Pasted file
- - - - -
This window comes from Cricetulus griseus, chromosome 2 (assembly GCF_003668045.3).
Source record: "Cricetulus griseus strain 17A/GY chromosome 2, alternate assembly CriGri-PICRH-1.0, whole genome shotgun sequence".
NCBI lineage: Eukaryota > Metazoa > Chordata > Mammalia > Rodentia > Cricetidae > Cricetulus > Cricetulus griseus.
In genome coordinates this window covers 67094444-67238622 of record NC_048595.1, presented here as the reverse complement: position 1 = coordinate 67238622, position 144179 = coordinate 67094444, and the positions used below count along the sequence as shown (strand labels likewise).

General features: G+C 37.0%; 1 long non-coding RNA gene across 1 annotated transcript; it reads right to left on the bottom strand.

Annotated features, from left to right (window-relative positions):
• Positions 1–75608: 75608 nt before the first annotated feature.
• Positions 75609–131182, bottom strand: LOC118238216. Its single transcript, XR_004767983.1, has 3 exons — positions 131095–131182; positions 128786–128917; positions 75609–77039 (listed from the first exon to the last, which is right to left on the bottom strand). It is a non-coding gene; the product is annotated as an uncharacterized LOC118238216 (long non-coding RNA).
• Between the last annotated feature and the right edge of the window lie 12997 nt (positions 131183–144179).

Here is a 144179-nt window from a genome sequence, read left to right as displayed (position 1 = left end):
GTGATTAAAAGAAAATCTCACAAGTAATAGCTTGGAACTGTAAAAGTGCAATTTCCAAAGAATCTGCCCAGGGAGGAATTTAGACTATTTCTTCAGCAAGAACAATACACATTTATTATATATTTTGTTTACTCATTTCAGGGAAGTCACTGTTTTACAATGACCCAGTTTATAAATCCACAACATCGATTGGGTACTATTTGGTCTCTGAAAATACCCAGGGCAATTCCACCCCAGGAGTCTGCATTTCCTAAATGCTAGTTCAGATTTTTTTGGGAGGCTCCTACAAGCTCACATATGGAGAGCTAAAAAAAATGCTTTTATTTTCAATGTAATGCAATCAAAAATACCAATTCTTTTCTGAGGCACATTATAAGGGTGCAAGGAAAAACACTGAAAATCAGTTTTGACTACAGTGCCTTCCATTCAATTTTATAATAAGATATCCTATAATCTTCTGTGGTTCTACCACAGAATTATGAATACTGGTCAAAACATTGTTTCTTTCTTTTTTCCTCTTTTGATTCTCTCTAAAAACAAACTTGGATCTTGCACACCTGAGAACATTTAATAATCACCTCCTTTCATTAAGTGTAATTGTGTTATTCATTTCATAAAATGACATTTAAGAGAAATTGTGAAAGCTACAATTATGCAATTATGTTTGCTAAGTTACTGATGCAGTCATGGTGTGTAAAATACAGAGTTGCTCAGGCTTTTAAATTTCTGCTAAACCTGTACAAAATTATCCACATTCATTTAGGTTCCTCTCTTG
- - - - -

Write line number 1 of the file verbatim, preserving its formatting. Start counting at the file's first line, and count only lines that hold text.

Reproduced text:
This window comes from Cricetulus griseus, chromosome 2 (assembly GCF_003668045.3).